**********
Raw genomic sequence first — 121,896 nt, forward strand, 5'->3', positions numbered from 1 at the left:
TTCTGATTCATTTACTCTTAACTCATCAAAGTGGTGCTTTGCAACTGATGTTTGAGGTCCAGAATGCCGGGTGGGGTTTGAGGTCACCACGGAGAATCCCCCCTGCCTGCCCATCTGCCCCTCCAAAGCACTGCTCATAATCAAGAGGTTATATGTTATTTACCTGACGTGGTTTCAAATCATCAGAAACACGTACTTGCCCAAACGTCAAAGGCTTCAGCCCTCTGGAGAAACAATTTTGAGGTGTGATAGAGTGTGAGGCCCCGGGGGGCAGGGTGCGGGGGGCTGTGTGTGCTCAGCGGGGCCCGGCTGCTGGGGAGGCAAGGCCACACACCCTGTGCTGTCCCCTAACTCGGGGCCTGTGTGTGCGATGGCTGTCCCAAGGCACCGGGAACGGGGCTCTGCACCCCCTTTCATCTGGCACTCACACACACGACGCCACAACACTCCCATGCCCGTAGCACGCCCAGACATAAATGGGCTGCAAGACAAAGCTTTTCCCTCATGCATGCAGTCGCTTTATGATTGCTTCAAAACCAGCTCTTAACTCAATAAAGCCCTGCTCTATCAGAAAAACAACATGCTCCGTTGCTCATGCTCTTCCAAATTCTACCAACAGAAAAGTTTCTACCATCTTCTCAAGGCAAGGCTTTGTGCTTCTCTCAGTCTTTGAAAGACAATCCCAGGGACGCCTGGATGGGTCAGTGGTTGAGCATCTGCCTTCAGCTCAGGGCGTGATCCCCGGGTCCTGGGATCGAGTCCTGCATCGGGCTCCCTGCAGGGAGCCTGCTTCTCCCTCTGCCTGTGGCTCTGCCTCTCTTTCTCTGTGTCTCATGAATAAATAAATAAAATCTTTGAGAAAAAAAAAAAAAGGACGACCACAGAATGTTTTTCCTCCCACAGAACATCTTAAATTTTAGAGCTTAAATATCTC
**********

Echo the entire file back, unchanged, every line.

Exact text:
Raw genomic sequence first — 121,896 nt, forward strand, 5'->3', positions numbered from 1 at the left:
TTCTGATTCATTTACTCTTAACTCATCAAAGTGGTGCTTTGCAACTGATGTTTGAGGTCCAGAATGCCGGGTGGGGTTTGAGGTCACCACGGAGAATCCCCCCTGCCTGCCCATCTGCCCCTCCAAAGCACTGCTCATAATCAAGAGGTTATATGTTATTTACCTGACGTGGTTTCAAATCATCAGAAACACGTACTTGCCCAAACGTCAAAGGCTTCAGCCCTCTGGAGAAACAATTTTGAGGTGTGATAGAGTGTGAGGCCCCGGGGGGCAGGGTGCGGGGGGCTGTGTGTGCTCAGCGGGGCCCGGCTGCTGGGGAGGCAAGGCCACACACCCTGTGCTGTCCCCTAACTCGGGGCCTGTGTGTGCGATGGCTGTCCCAAGGCACCGGGAACGGGGCTCTGCACCCCCTTTCATCTGGCACTCACACACACGACGCCACAACACTCCCATGCCCGTAGCACGCCCAGACATAAATGGGCTGCAAGACAAAGCTTTTCCCTCATGCATGCAGTCGCTTTATGATTGCTTCAAAACCAGCTCTTAACTCAATAAAGCCCTGCTCTATCAGAAAAACAACATGCTCCGTTGCTCATGCTCTTCCAAATTCTACCAACAGAAAAGTTTCTACCATCTTCTCAAGGCAAGGCTTTGTGCTTCTCTCAGTCTTTGAAAGACAATCCCAGGGACGCCTGGATGGGTCAGTGGTTGAGCATCTGCCTTCAGCTCAGGGCGTGATCCCCGGGTCCTGGGATCGAGTCCTGCATCGGGCTCCCTGCAGGGAGCCTGCTTCTCCCTCTGCCTGTGGCTCTGCCTCTCTTTCTCTGTGTCTCATGAATAAATAAATAAAATCTTTGAGAAAAAAAAAAAAAGGACGACCACAGAATGTTTTTCCTCCCACAGAACATCTTAAATTTTAGAGCTTAAATATCTC